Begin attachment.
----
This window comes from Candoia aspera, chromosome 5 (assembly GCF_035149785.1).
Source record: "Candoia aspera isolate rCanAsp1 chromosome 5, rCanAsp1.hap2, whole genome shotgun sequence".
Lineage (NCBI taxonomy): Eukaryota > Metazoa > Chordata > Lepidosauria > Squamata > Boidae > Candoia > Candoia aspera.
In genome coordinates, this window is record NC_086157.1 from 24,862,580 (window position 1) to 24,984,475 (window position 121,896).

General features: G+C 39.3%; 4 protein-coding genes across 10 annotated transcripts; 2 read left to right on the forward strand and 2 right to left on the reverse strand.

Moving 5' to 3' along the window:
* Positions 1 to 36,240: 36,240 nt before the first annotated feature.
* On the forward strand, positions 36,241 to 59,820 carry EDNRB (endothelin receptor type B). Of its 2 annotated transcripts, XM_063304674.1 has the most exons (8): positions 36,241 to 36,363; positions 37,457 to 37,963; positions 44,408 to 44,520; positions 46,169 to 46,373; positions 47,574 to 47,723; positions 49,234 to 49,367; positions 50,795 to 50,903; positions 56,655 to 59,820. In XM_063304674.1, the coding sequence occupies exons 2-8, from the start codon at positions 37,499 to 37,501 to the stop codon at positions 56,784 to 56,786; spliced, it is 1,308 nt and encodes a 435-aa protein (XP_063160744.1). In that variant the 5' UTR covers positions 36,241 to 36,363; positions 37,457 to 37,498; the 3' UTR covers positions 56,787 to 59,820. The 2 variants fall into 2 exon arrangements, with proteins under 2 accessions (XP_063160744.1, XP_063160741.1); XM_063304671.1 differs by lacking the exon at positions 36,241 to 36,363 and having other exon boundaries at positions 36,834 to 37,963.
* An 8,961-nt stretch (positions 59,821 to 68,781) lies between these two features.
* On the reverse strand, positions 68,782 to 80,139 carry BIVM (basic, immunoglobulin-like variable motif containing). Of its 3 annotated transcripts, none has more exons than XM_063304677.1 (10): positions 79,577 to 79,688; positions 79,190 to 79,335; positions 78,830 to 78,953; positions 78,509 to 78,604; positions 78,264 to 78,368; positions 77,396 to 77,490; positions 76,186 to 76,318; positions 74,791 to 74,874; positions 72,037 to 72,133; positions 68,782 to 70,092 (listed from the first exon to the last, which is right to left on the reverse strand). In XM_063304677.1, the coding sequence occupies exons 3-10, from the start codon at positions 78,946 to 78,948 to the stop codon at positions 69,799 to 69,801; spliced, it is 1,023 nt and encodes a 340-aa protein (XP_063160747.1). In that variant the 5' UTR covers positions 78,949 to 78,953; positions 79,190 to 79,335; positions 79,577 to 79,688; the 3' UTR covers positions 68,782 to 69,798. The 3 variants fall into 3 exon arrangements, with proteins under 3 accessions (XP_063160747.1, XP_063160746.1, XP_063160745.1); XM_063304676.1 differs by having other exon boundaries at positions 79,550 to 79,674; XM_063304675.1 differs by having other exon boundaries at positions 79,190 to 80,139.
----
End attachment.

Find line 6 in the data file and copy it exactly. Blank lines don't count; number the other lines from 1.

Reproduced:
Moving 5' to 3' along the window: